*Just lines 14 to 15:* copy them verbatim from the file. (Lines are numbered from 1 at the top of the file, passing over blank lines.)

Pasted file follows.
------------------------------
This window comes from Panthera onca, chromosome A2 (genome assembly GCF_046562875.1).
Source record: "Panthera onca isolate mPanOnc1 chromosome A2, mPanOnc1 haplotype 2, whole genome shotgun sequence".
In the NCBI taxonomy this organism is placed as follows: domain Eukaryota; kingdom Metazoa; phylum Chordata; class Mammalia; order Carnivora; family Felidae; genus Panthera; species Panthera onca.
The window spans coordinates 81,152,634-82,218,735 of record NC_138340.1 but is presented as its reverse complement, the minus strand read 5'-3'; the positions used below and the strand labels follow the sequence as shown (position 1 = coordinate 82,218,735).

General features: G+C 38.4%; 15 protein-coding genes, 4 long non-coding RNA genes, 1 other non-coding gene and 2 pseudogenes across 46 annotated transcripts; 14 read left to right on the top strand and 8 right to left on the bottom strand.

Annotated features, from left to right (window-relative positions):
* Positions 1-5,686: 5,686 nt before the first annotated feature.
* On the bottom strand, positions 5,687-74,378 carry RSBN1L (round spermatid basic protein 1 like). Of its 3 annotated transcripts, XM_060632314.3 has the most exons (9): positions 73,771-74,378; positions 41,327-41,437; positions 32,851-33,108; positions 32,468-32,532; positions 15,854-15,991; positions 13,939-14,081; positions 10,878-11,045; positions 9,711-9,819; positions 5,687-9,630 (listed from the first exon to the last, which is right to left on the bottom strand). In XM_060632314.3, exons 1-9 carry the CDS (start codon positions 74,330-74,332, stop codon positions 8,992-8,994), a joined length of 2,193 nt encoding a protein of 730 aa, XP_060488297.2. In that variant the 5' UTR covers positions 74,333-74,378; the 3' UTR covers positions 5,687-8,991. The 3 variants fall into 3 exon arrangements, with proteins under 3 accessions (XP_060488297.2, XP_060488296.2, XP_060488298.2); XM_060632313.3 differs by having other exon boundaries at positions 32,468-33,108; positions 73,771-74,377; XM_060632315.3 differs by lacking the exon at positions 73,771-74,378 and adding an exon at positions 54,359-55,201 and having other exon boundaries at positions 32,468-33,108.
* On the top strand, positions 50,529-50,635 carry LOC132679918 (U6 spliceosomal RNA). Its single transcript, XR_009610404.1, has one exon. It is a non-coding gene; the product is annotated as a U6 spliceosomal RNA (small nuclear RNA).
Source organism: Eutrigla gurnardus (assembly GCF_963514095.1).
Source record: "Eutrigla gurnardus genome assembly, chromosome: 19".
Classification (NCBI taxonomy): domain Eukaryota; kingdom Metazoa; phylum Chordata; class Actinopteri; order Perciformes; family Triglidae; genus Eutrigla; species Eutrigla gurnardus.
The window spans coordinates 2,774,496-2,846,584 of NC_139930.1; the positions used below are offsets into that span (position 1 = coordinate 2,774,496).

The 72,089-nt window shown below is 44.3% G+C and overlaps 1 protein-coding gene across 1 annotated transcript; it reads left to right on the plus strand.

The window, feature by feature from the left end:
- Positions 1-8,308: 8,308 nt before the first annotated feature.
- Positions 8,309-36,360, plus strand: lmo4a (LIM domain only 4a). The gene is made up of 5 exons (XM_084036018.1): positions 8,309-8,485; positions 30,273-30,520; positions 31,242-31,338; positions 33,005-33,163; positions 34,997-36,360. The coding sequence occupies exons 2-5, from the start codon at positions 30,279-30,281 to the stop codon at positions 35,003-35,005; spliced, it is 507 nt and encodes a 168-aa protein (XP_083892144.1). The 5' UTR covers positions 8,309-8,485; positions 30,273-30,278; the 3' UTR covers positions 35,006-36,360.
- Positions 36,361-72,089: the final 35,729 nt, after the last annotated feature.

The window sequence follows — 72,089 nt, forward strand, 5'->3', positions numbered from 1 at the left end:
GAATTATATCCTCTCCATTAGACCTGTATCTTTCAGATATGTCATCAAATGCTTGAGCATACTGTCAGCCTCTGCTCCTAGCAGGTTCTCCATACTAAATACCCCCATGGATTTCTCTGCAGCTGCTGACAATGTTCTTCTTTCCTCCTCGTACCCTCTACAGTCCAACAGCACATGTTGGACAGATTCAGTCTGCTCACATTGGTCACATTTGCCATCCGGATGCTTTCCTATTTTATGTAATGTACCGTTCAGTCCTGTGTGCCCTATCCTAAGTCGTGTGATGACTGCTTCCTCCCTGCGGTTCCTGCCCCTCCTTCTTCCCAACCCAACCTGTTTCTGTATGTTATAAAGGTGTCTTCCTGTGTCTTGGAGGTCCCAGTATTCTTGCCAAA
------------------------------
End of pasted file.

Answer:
The 72,089-nt window shown below is 44.3% G+C and overlaps 1 protein-coding gene across 1 annotated transcript; it reads left to right on the plus strand.

The window, feature by feature from the left end: